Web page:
Rick The Wrench @ AutoGuide.netRick The Wrench @


November 7th, 1999 Article
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I saw an ad the other day and I have seen them before. This was an ad about buying a vehicle as a very large INVESTMENT! There is only ONE way to consider buying a vehicle as an INVESTMENT and that is if a person buys a COLLECTIBLE vehicle that will increase in value. Normal vehicles DO NOT increase in value. The real meaning of the term is that a person is INVESTING in TRANSPORTATION and transportation COST money. Buying a vehicle is just that, BUYING not INVESTING.

A person should do a lot of research BEFORE they spend a lot of money on a vehicle, just like they would research any other large PURCHASE. If I had a dollar for every time I heard from someone that had bought a vehicle with problems that cost big money, I would be rich. I would like to make a few suggestions regarding some of the things a person should check out before they buy.

The first thing a person should do is to find out what sort of laws there are in the area to protect consumers and what sort of recourse a person might have. Some areas have time limits in which a person can take back a vehicle and get a FULL refund, if the vehicle is a problem. Most areas have laws that require a vehicle to be Emission legal in order for it to be sold. This means that if a person buys a vehicle that will NOT pass a required emission test, the SELLER has to do whatever is required at their expense or refund the purchase price.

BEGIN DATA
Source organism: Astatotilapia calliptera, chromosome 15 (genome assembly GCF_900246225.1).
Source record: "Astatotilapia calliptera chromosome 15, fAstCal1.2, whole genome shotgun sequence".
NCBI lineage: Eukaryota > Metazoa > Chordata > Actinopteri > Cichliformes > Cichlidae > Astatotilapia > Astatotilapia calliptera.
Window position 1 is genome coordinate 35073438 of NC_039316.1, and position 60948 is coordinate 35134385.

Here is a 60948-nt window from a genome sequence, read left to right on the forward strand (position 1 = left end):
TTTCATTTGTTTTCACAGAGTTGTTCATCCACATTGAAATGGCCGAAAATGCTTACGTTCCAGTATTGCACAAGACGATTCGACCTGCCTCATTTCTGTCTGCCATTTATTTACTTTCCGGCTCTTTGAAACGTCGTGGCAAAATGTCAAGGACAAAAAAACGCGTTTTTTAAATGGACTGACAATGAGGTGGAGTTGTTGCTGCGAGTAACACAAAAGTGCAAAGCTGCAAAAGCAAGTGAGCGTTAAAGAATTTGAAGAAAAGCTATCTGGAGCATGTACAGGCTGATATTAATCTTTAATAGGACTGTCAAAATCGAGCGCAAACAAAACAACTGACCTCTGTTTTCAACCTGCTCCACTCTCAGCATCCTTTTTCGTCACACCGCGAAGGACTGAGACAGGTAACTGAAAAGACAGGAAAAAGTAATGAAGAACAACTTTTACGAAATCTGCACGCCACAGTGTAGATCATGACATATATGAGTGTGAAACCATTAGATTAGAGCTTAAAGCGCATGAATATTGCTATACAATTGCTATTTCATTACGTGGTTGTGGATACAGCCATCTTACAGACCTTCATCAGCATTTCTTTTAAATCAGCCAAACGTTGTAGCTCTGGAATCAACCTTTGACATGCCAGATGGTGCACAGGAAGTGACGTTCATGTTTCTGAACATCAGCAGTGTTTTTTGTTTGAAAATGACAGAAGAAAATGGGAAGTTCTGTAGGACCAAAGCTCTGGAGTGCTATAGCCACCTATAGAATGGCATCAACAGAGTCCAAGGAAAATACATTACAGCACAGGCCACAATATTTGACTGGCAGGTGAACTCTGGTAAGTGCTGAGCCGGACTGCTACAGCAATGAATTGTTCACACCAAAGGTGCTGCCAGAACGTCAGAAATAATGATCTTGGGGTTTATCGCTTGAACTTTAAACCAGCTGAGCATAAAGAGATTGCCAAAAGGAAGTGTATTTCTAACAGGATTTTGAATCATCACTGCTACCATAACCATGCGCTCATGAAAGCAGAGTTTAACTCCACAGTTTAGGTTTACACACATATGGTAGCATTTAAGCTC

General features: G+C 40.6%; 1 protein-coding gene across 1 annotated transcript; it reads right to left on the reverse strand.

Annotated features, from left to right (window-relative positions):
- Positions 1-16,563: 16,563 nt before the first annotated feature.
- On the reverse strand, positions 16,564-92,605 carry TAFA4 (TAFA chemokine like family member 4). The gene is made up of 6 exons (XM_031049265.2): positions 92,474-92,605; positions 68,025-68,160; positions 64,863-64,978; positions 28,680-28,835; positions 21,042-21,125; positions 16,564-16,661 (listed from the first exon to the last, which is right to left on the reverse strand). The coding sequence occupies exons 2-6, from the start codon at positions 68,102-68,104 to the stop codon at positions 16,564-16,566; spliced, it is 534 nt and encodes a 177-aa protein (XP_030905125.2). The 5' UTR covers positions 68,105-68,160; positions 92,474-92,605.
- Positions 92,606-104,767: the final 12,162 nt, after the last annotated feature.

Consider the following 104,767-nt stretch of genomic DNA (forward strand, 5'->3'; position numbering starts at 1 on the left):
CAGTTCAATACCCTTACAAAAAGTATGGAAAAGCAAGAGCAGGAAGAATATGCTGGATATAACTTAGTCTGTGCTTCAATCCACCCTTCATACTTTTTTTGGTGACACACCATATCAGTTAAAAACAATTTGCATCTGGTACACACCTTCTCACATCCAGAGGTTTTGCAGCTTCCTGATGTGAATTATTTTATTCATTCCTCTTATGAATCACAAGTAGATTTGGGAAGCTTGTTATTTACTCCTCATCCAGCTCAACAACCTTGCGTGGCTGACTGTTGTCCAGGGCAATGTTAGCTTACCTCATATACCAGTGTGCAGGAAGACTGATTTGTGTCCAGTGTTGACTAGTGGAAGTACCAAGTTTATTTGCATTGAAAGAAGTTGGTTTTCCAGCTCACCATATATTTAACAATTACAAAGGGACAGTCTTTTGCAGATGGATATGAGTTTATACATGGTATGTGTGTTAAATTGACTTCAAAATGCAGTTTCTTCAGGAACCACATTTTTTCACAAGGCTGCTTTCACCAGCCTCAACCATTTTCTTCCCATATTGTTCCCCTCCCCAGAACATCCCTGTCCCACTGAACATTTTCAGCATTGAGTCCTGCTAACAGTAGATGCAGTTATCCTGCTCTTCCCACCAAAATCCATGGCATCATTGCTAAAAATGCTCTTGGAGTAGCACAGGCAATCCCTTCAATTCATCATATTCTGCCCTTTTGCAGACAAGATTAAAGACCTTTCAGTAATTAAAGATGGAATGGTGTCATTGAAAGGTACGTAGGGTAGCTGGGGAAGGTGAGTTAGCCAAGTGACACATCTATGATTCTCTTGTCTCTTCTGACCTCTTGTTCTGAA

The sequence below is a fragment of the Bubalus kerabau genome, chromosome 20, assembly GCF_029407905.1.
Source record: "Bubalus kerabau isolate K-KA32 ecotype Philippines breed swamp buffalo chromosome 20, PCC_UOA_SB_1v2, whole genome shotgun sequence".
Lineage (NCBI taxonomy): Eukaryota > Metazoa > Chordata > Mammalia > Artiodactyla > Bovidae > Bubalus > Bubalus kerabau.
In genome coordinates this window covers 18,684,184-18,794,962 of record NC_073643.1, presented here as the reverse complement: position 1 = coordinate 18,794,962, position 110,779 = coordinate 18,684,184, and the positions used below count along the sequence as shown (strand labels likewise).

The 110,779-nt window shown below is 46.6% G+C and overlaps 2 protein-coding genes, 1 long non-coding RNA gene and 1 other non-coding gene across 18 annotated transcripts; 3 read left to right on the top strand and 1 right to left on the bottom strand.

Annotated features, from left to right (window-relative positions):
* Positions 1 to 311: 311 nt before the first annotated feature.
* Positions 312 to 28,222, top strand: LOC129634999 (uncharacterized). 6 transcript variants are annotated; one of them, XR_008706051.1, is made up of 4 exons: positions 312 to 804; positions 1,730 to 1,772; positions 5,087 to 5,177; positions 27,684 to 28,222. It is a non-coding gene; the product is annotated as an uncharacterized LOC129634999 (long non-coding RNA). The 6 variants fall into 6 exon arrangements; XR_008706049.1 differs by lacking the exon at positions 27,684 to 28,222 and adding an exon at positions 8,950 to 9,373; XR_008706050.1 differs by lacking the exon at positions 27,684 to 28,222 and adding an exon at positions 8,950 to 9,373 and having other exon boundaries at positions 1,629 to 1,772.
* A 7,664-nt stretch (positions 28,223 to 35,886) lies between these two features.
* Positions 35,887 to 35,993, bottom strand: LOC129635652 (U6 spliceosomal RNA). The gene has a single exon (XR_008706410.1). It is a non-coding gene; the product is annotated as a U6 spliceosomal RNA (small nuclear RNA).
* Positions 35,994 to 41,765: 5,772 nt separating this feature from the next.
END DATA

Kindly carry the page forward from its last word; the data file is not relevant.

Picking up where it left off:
Know what sort of protection you have BEFORE you buy. What about warranties? If you buy a new or used vehicle, you should read the warranty on that vehicle and make sure you understand what IS covered and what ISN'T covered. I have seen lots of warranties that are advertised as "Bumper to Bumper Coverage," implying COMPLETE coverage when if fact the warranty covers little more than the "Bumpers." Extended warranties are extremely complicated by design and DO NOT take someone's WORD for what the warranty covers.

Although there are some laws regarding VERBAL agreements, you are further ahead getting it in writing. Just another bit of food for thought. I hear a lot from people who have purchased vehicle with specific equipment, only to find out a few weeks later that the vehicle is not equipped as they were told. However, there is nothing on the purchase agreement that says anything about the special equipment, only a STOCK NUMBER. For example, one fellow bought a truck and was told it had a camper package and trailer package but the sales agreement only showed a stock number "As Equipped". When the fellow found out that the vehicle was in fact a STANDARD LIGHT DUTY truck with a trailer hitch, he was not happy, but there was nothing he could do. This fellow had to spend a lot of money to get his vehicle PROPERLY equipped to haul his camper and boat trailer.

Make sure that you are getting what you pay for and I always tell people that are buying a vehicle, to get a written list of the equipment the vehicle is supposed to have. The BIGGEST thing of all is to ask someone that knows and that does NOT mean the Salesperson you are dealing with.

Mind you, if you are in a position where your vehicle is tax deductible, you may not even care.

"TOOT" Rick "The Wrench" - November 7th, 1999
Copyright of Rick The Wrench, 1999

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